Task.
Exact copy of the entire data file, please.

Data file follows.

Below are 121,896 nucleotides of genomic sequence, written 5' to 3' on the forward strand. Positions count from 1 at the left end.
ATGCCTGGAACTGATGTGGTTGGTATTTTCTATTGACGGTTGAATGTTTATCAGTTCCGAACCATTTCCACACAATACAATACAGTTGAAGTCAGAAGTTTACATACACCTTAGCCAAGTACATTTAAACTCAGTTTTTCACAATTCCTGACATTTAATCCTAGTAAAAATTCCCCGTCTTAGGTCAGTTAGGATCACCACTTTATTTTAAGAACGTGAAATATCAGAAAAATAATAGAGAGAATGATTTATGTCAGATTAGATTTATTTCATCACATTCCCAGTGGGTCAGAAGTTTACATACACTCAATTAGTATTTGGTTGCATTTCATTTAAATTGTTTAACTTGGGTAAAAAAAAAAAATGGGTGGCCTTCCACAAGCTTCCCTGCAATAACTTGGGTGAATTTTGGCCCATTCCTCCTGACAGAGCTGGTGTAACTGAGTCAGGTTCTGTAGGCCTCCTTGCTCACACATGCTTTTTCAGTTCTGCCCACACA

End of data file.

Below are 121,896 nucleotides of genomic sequence, written 5' to 3' on the forward strand. Positions count from 1 at the left end.
ATGCCTGGAACTGATGTGGTTGGTATTTTCTATTGACGGTTGAATGTTTATCAGTTCCGAACCATTTCCACACAATACAATACAGTTGAAGTCAGAAGTTTACATACACCTTAGCCAAGTACATTTAAACTCAGTTTTTCACAATTCCTGACATTTAATCCTAGTAAAAATTCCCCGTCTTAGGTCAGTTAGGATCACCACTTTATTTTAAGAACGTGAAATATCAGAAAAATAATAGAGAGAATGATTTATGTCAGATTAGATTTATTTCATCACATTCCCAGTGGGTCAGAAGTTTACATACACTCAATTAGTATTTGGTTGCATTTCATTTAAATTGTTTAACTTGGGTAAAAAAAAAAAATGGGTGGCCTTCCACAAGCTTCCCTGCAATAACTTGGGTGAATTTTGGCCCATTCCTCCTGACAGAGCTGGTGTAACTGAGTCAGGTTCTGTAGGCCTCCTTGCTCACACATGCTTTTTCAGTTCTGCCCACACA